Who is Salt Lake City made for?
Across the US cities are becoming increasingly unaffordable, and while SLC has appeared to be an exception to this trend, the city and state are working hard to change this. The most straightforward way to understand the enclosure of urban living is through rents. In concert with ever stagnant wages, rents have near universally climbed. Easily recognizable examples of this process such as New York City, Seattle, and San Francisco may seem far from SLC’s current reality, but trends show that these cities merely show the future. This process of rising rents, which is often followed by displacement and changing demographics, is that of gentrification, and in SLC it doesn't seem to be slowing down.
Gentrification has been twisted and, seemingly in an attempt to lessen its inherent critique, redefined as synonymous with neighbourhood improvement. The best way to understand gentrification is through the words of Ruth Glass, the sociologist who coined the term:
One by one, many of the working-class quarters of London have been invaded by the middle classes—upper and lower. Shabby, modest mews and cottages—two rooms up and two down—have been taken over, when their leases have expired, and have become elegant, expensive residences. Larger Victorian houses, downgraded in an earlier or recent period—which were used as lodging houses or were otherwise in multiple occupation—have been upgraded once again … Once this process of “gentrification” starts in a district it goes on rapidly until all or most of the original working-class occupiers are displaced and the whole social character of the district is changed.1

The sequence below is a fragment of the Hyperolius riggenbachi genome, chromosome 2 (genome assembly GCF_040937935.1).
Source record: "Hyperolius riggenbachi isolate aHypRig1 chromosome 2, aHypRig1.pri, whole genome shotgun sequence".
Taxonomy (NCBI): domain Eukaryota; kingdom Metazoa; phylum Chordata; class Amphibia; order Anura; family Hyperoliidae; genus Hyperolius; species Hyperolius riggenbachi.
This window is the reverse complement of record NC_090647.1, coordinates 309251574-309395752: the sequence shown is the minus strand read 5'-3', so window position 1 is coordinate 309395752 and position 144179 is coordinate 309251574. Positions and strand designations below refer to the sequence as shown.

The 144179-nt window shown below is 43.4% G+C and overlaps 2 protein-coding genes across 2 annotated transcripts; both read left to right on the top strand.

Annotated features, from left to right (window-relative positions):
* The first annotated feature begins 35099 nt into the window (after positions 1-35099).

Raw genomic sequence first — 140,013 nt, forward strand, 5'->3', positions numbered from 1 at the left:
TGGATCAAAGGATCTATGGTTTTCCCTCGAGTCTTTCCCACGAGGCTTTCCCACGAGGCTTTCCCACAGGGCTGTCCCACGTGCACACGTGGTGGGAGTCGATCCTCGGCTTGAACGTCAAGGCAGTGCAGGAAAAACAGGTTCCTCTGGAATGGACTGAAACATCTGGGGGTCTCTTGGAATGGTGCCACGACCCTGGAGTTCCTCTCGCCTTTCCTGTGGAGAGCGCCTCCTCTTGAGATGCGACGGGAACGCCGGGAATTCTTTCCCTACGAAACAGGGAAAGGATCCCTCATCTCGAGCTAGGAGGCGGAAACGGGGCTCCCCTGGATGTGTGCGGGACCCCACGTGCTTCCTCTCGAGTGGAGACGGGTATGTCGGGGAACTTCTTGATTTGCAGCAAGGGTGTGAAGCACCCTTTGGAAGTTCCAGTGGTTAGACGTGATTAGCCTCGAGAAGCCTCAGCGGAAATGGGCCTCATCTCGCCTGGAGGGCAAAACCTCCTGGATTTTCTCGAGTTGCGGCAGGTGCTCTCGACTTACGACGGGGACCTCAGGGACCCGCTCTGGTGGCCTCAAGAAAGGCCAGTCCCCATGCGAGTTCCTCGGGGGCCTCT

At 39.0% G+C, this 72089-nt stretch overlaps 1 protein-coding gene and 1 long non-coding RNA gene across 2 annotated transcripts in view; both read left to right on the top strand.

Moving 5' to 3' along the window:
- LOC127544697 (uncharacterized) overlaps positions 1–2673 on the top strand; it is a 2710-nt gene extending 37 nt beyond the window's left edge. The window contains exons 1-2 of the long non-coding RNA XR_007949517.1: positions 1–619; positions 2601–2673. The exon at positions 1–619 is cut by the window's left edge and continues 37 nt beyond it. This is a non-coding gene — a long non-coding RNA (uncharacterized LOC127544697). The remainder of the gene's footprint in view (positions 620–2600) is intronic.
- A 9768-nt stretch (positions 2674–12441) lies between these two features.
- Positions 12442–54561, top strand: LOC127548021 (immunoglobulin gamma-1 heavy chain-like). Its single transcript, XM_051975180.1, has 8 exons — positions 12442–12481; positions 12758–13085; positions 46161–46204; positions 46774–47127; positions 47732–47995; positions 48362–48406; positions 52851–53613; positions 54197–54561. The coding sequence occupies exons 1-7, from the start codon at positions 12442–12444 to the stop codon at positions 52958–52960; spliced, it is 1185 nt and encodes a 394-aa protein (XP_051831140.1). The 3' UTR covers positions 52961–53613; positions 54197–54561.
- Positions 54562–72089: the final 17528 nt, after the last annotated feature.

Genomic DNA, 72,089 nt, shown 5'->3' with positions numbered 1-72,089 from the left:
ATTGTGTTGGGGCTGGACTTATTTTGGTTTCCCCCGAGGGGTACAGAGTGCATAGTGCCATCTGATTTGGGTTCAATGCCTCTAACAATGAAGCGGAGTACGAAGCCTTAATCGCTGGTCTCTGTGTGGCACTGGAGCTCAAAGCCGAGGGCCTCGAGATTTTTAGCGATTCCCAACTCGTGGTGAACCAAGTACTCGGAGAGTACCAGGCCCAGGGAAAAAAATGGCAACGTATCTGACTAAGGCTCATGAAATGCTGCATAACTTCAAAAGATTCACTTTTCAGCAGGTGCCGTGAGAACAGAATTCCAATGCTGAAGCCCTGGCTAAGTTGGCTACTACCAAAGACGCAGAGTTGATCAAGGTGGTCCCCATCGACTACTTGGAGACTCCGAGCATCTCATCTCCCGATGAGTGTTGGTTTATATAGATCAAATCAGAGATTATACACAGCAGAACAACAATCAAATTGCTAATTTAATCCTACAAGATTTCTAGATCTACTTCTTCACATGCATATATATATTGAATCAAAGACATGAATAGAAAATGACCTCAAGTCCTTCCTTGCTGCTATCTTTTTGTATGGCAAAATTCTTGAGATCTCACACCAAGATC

The process may look different now, nearly 60 years after Glass recognized it, but the effects are the same. The seizure of space away from its current residents giving it over to the upper classes, the “gentry” of today.
The Road Home
The ravaging of SLC’s unsheltered population, exemplified in Operation Rio Grande, sits as an important part of Real Estates attempt to reform the city into its own vessel for capital accumulation. The Road Home, located in what the Salt Lake Tribune labelled as a “prime area for new development,”2 has been one of the most recent victims of this war. Its destruction by the State of Utah in early 2020 can only be seen as a way to appease Real Estate interests in the city at the expense of the city's most vulnerable residents. The land the former Road Home was built on has been assessed at over $5 million3, and was put up for sale by the state shortly after the shelter was demolished. What sets this example apart from otherwise quite common corporate giveaways is the Redevelopment Agency, or RDA.